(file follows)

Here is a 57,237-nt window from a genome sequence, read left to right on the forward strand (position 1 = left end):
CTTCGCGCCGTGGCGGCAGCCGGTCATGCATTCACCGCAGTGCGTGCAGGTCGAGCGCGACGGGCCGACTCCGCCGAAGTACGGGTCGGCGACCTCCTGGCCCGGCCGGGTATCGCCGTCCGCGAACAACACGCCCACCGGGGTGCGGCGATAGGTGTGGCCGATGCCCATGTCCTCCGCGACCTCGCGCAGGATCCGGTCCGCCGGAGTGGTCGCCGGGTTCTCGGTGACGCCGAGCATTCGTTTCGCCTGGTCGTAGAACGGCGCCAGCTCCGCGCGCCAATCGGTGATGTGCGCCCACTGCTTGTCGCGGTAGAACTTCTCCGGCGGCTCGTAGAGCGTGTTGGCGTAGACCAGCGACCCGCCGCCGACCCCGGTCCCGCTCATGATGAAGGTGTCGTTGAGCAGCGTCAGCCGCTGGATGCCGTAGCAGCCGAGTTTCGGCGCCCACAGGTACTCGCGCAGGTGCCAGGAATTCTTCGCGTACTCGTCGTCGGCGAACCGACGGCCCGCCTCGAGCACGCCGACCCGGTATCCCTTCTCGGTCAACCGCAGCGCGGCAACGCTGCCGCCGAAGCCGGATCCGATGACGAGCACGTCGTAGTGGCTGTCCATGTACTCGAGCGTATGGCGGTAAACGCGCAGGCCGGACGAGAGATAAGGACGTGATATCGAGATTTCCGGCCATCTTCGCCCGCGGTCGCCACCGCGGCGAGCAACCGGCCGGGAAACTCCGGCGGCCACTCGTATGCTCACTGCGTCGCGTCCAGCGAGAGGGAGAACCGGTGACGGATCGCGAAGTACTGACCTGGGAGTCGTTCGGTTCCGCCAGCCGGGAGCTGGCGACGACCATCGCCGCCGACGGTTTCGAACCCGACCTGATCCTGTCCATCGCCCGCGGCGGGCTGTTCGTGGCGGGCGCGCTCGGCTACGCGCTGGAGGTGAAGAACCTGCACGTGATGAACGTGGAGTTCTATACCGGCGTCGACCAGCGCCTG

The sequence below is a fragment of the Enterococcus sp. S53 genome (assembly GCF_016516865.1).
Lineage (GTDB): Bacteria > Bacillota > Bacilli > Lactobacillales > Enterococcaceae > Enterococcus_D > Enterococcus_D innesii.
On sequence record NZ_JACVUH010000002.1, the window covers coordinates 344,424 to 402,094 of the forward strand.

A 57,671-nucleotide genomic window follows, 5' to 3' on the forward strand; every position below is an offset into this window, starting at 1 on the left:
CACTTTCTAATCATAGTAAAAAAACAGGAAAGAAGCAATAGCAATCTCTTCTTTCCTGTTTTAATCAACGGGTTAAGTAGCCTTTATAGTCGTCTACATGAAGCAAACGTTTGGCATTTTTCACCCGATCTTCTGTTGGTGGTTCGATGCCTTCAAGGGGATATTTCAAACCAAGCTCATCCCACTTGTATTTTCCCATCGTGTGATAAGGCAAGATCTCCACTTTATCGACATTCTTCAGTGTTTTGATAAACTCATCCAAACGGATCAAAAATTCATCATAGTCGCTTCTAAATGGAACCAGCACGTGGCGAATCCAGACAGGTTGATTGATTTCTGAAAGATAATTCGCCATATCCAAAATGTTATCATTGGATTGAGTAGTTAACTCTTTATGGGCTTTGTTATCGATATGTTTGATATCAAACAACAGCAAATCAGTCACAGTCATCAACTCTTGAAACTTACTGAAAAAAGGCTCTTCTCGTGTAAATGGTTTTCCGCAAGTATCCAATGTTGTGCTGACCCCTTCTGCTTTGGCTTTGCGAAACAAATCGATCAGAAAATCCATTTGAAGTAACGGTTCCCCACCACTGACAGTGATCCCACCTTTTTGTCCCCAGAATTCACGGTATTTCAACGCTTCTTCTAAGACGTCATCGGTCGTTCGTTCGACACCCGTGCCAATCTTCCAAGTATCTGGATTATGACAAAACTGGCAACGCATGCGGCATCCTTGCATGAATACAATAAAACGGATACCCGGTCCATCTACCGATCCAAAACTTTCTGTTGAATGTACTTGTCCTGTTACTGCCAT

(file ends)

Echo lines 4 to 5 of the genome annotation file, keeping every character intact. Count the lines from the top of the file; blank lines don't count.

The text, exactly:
Lineage (GTDB): Bacteria > Bacillota > Bacilli > Lactobacillales > Enterococcaceae > Enterococcus_D > Enterococcus_D innesii.
On sequence record NZ_JACVUH010000002.1, the window covers coordinates 344,424 to 402,094 of the forward strand.